Asked what “victory” in Afghanistan would look like, Prince is vague: the Afghan government would be relatively “stable,” and the “export of terrorism” from Afghan territory would cease. How and why Prince’s privateers would be any more successful in bringing this about than the US military has been over the course of the last sixteen years is not clear. What is clear, however, is that a mercenary army would have little incentive to declare – or actually achieve – victory, since that would mean its services were no longer required. Indeed, it would have a strong financial incentive to prolong the conflict – and gin up new ones. This is what happened with the British East India Company, which had a powerful lobby in the Parliament. While the East India lobby was focused on maintaining its monopoly privileges, and lobbying for “free trade,” Prince’s Mercenary Lobby would be pushing for more wars – and for subsidies from the taxpayers.

This kind of “privatization” means private profits for the politically connected and socialized costs imposed on the rest of us. The Prince scheme is crony capitalism at its very worst, imported into the foreign policy realm. It is, in short, a rip-off, just the sort of Washington insider deal that Trump vowed to rid us of when he declared war on what he calls “the swamp.” It doesn’t get much swampier than Erik Prince.

There is no alternative to withdrawing from Afghanistan other than doing what we’ve been doing for the past decade and a half. The Trump team criticizes the Obama administration for announcing our withdrawal date in advance, but was such an announcement really necessary? Short of annexing the country and making Afghanistan a US possession, like Puerto Rico or some Pacific atoll, the Taliban didn’t need to be told that the Americans would eventually be leaving.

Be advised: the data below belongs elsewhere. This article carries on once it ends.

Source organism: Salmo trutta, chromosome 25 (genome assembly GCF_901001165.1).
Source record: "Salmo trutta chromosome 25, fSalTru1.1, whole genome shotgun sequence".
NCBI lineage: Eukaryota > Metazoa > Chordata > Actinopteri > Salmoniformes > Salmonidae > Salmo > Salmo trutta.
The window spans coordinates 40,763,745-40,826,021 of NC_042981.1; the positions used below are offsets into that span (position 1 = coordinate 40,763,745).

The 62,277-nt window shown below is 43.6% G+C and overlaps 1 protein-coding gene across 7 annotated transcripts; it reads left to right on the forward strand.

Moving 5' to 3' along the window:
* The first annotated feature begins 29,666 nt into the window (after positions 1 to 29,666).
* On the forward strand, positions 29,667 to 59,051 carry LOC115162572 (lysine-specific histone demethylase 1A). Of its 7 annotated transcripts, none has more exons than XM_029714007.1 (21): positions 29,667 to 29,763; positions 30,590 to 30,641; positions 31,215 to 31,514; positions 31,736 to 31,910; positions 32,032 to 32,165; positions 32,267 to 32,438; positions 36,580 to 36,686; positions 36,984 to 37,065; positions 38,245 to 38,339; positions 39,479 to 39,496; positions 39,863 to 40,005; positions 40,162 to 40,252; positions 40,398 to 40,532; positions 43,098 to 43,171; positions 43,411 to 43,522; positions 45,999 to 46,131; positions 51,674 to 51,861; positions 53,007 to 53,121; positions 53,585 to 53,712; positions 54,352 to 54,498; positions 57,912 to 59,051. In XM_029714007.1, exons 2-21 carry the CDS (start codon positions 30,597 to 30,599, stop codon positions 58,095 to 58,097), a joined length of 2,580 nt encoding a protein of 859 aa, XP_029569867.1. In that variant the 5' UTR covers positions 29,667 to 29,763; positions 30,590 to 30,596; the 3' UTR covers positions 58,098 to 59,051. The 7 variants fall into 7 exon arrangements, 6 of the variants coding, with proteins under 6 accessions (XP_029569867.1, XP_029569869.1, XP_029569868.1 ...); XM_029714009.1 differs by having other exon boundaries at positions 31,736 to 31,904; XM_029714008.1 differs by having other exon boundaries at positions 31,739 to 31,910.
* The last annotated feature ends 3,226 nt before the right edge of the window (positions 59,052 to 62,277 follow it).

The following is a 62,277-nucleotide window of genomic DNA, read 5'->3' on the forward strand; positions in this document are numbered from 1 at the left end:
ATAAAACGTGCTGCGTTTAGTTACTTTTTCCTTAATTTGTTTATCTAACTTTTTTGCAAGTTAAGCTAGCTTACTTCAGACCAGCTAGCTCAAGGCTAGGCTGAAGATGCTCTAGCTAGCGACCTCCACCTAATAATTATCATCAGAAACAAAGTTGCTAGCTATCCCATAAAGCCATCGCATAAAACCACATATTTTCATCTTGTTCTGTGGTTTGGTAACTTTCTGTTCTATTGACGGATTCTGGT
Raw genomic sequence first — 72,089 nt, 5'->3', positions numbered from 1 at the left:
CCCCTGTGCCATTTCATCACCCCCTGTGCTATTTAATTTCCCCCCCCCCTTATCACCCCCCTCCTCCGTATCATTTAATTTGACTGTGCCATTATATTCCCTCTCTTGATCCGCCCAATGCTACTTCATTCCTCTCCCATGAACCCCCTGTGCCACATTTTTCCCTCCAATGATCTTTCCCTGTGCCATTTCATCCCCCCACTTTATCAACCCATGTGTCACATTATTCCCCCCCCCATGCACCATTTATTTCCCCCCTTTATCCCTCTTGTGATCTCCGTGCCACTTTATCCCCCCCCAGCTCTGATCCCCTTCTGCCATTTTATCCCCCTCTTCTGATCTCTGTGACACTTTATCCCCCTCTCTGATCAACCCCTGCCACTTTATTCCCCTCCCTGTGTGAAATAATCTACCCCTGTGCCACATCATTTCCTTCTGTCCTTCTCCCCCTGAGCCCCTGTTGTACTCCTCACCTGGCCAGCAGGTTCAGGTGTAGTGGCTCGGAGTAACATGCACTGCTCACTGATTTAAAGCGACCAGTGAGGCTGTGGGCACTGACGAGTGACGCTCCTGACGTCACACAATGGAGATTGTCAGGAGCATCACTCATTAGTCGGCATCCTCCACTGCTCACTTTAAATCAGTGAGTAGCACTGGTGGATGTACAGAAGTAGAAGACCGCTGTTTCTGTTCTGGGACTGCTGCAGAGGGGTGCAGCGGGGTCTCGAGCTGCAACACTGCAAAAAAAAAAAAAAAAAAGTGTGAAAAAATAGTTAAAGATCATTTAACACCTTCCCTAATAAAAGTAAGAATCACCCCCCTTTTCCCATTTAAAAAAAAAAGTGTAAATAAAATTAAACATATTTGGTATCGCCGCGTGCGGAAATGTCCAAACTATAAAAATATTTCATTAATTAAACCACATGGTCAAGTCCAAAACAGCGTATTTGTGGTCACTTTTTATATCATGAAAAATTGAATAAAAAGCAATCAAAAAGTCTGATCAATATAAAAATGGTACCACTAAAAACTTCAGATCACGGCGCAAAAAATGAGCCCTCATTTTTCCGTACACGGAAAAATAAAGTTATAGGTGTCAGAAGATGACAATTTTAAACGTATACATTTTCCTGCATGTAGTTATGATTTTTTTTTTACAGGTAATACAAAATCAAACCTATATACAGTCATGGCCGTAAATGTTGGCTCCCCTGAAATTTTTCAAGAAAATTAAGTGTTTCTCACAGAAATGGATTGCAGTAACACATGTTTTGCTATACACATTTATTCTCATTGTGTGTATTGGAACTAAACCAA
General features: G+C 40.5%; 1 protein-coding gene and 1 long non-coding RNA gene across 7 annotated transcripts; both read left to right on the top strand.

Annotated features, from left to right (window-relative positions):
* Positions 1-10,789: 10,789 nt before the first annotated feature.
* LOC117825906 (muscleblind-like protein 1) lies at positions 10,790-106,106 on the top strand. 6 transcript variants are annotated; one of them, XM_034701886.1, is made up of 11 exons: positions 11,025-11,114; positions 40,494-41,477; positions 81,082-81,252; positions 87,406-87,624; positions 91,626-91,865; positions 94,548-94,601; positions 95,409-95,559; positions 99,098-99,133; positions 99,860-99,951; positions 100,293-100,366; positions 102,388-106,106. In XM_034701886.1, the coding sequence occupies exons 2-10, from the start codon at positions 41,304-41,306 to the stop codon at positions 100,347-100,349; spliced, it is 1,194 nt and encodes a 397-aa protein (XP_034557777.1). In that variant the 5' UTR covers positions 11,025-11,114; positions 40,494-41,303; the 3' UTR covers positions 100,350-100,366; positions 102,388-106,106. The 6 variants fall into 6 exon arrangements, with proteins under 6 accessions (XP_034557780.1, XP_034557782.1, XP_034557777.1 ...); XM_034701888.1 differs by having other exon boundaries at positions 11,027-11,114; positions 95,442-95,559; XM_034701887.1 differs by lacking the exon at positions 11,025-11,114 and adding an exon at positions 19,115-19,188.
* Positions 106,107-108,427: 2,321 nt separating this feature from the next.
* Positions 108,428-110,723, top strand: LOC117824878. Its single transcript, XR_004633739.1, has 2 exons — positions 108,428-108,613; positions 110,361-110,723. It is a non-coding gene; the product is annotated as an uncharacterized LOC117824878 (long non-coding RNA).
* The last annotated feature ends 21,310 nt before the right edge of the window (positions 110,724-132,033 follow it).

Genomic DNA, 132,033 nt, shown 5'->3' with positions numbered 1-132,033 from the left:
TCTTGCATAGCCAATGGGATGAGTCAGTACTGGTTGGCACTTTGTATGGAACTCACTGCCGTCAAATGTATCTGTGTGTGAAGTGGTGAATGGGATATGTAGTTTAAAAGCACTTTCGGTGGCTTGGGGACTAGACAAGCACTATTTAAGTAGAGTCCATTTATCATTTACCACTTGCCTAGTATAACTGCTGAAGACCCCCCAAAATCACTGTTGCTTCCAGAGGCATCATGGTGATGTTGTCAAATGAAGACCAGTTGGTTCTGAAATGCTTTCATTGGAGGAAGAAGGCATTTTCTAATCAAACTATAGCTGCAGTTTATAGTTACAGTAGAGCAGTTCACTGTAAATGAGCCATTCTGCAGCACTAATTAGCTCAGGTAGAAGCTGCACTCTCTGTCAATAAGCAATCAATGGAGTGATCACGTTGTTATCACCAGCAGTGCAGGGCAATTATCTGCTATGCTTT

It’s only a matter of time. Better now than later: better we don’t lose a single additional soldier in that godforsaken wasteland. It’s long past time to withdraw.

Source:   Privatize the Afghan War? An incredibly stupid idea

** Editor’s notes:  If Montanto, which now owns Blackwater aka Xe, replaces the US Army, what will prevent them from operating on American soil if the powers that be decide America is a “terrorist state”?  It’s bad enough our tax money is going to fund the opium crop owned by the British East India Company and the protection of it disguised as the “war in Afghanistan”.

We at believe General McMaster is pushing for the “zero-option”.  Anyone under attack by the Main Stream Media must be doing something right.  Stay tuned!

See also:  Monsanto Now Owns Blackwater (Xe)

Read Dr. John Coleman’s “The Conspirator’s Hierarchy The Committee of 300″.

If knowledge is power, then John Coleman has empowered all those who seek it. Unfortunately, the words “conspirator” or “conspiracy” have taken on a false meaning by those who seek to hide the truth. All a conspiracy is, is two or more people who “conspire.” Two or more people plan a course of action together. John Coleman goes in to the ground and unearths a seed, the very seed in which the rich and powerful “Committee of the three hundred,” used to gain power. Power that provided the means to control and fund banks, insurance agencies, top level hierarchical bodies, and more. These entities only exist to exert control on a global level. The seed that John Colman uncovered directly in the bloodied hands of those who’s insatiable thirst is to exert and maintain power over the world, is commonly known as the poppy seed.

Americans have fallen prey to world domination by subterfuge, and if someone does not shine a light in the darkness, we will all continue to live and fight for our limitations.

Please read this book and tell someone you know to read it. Pass it on and talk about it, or we may all be sheep. God Bless America.

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Zionist Organization of America Launches ‘Comprehensive Review’ of H.R. McMaster Israel History

Monsanto Emails Raise Issue of Influencing Research on Roundup Weed Killer